The Budget has fallen "far short" of what Wales needs, putting public services under more pressure, Welsh Finance Minister Jane Hutt has claimed.
The Welsh government will get an extra £161m of capital funding to spend on infrastructure projects.
But cuts in day-to-day revenue spending bring its total additional funding from the Budget back down to about £104m.
But after Labour's criticism, a UK government minister said Wales "got off relatively lightly".
Ms Hutt said she was "disappointed for Wales".
"The price for additional capital investment is high - paid for by cuts to our revenue for the next two years," she said.
"These cuts are a real blow and will place our crucial public services under further pressure."
The Welsh government wanted increased funding for infrastructure and building work as a way to stimulate the economy.
However, Ms Hutt said the extra funding earmarked for Wales came with "strings attached". Some of it can only be used as loans and may have to be paid back, she added.
"This falls far short of what we called for and urgently require," she said.
Delivering his fourth Budget to Parliament, George Osborne cut his official growth forecast in half, but insisted the UK would avoid a "triple dip" recession.
He said his Budget was for "those who want to work and get on".
But the Labour Welsh government attacked a "disappointing" Budget that it said would put pressure on services.
The devolved administration is feeling the impact of a squeeze on revenue in Whitehall.
It has an annual budget of around £15bn, but will lose £57m over the next two financial years as a result of reductions announced in the Budget.
The Welsh government says it will actually have to find even bigger savings because of cuts that had already been announced.
It says that by 2014-15 its capital budget will be 40% lower after allowing for inflation than it was in 2010-11.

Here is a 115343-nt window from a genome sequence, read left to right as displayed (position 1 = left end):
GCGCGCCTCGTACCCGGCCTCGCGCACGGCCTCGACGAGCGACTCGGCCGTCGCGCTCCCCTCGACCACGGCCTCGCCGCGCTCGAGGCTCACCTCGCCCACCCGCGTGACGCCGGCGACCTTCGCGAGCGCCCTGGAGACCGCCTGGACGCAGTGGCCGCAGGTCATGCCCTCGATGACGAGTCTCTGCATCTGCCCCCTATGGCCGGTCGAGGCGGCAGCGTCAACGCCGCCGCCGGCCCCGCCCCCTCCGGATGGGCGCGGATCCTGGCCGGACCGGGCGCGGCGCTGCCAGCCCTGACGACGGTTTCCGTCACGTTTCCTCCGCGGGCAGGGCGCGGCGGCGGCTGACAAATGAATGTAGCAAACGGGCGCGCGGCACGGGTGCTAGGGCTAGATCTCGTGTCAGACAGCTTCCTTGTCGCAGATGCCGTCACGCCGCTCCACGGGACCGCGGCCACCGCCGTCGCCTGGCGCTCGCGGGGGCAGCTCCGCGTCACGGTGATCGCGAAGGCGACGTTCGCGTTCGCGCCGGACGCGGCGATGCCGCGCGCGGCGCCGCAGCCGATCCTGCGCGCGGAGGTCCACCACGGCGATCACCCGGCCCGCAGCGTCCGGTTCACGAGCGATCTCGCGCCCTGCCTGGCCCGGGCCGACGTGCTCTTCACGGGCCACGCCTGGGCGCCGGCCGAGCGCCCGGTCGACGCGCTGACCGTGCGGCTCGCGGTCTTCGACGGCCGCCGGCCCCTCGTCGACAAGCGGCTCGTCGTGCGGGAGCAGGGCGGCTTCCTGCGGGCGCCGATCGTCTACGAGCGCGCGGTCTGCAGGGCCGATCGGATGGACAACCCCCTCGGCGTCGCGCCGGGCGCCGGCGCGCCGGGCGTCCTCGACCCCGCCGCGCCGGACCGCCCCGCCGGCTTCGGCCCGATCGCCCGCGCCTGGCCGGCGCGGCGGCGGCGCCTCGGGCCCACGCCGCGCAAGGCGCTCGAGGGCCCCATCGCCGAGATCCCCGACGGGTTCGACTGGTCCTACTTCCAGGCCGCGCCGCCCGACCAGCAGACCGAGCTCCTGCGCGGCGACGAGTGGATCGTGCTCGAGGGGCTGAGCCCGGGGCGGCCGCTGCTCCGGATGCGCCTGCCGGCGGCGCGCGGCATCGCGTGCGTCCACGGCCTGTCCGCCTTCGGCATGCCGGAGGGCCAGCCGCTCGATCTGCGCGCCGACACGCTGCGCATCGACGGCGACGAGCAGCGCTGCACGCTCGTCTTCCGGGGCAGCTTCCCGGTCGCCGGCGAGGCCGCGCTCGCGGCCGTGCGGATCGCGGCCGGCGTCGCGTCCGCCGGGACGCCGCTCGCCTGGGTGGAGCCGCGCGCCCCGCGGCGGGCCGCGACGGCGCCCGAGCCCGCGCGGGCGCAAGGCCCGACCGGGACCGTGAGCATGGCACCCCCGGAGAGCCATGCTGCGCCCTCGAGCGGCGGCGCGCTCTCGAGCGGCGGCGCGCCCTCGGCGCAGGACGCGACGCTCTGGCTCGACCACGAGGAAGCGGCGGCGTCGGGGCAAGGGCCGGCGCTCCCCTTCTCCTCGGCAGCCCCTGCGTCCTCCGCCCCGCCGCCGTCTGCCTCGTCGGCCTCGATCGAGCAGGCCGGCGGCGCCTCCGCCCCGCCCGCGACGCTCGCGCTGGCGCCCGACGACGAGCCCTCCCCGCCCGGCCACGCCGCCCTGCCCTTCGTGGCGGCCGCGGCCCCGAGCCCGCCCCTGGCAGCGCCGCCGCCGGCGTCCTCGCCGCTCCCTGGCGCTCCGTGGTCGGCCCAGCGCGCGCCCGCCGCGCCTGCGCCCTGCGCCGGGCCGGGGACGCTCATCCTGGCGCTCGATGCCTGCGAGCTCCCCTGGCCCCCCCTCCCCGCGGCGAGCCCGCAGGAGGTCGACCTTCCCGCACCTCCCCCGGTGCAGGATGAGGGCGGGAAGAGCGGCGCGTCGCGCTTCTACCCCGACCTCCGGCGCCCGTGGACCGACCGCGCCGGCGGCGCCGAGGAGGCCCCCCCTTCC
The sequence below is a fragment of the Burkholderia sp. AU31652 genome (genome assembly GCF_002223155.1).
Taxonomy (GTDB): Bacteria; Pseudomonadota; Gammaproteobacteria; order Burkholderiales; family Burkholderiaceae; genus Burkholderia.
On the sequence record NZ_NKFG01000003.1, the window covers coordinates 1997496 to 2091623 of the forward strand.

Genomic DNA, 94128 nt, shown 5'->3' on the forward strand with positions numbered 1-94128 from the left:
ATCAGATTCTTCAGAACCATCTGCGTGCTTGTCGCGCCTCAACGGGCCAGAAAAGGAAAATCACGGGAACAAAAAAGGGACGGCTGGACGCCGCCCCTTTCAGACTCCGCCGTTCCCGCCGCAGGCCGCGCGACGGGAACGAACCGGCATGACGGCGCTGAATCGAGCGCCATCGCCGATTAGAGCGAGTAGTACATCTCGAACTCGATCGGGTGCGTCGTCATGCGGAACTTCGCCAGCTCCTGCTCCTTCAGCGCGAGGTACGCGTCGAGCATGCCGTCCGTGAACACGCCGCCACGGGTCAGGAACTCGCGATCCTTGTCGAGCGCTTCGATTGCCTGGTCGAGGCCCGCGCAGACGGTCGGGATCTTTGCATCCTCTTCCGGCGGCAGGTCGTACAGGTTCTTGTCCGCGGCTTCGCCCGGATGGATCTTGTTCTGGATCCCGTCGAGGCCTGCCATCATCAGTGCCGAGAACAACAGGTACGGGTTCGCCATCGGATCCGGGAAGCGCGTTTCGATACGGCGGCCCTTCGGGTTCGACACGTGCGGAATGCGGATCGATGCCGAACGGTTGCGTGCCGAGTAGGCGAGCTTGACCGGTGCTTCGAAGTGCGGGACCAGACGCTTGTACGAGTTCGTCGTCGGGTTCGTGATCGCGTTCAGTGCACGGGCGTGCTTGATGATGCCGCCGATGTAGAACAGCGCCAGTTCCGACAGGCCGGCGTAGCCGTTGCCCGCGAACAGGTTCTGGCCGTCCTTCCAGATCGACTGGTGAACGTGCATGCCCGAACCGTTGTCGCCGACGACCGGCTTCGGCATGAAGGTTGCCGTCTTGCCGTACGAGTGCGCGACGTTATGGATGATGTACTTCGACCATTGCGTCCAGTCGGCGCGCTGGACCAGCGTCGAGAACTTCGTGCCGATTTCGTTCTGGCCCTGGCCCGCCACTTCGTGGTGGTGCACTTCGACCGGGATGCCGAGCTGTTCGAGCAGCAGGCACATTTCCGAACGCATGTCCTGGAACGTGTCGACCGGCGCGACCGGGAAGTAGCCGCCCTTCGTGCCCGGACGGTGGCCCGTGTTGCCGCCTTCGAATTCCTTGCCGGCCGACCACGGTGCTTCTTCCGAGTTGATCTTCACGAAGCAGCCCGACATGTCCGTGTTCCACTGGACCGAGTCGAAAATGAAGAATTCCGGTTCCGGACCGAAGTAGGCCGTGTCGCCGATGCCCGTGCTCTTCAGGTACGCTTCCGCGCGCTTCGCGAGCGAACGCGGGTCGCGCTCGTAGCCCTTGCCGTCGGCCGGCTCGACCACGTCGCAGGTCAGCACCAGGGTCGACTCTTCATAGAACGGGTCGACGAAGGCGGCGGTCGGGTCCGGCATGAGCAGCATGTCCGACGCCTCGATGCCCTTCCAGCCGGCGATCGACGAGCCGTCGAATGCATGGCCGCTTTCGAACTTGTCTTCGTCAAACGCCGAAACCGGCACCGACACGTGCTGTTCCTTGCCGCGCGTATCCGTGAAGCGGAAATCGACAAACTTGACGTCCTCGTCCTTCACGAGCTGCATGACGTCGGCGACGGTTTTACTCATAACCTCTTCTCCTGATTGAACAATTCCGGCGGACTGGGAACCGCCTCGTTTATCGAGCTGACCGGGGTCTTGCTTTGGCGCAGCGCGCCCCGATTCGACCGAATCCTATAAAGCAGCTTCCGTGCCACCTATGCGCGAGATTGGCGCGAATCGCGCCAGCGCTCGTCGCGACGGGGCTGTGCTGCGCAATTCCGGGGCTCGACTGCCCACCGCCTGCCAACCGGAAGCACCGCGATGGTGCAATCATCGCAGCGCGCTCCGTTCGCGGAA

Earlier in the week, First Minister Carwyn Jones had called on the chancellor to borrow more to pay for an economic stimulus - a call the Conservatives described as "casino economics".
But Wales Office minister Stephen Crabb said Wales had got off relatively lightly the in the Budget compared to a number of departments in the UK government.
"The first minister was asking for more money for infrastructure and he's got that," Mr Crabb told BBC Radio Wales.
"The reaction from the first minister that it's not enough is a rather tired old template of Welsh politics always saying there's never enough public money in Wales.
"There's new money on the table and they need get on and spend it now.
"There's not a shortage of money for infrastructure in Wales."
The Wales Office added a £2,000 cut in national insurance bills for employers, also announced in the Budget, would benefit 35,000 business in Wales.
Conservative and Liberal Democrat politicians hailed a rise in the personal income tax allowance to £10,000 in April 2014 - a year earlier than planned.
The UK government says a further 12,000 people in Wales will pay no income tax as a result of the higher allowance - the income threshold at which people start paying tax.
Taken together, increases to the allowance since 2012 will have lifted 130,000 people out of income tax in Wales.
Welsh Liberal Democrat leader Kirsty Williams called it a "historic achievement".
The Welsh Labour government should its additional funding "to get our economy moving and to tackle the extremely high unemployment levels we have in Wales", she said.
Plaid Cymru MP Jonathan Edwards said Mr Osborne should have adopted the Silk Commission proposals to give the Welsh government more powers to borrow money and vary taxes.
Labour's shadow Welsh secretary Owen Smith said: "Last year's Budget asked millions to pay more so that millionaires could pay less.
"This year, George Osborne's statement showed that he and the coalition are still wholly out of touch with the Welsh people, that their values are wrong and their moral compass corroded."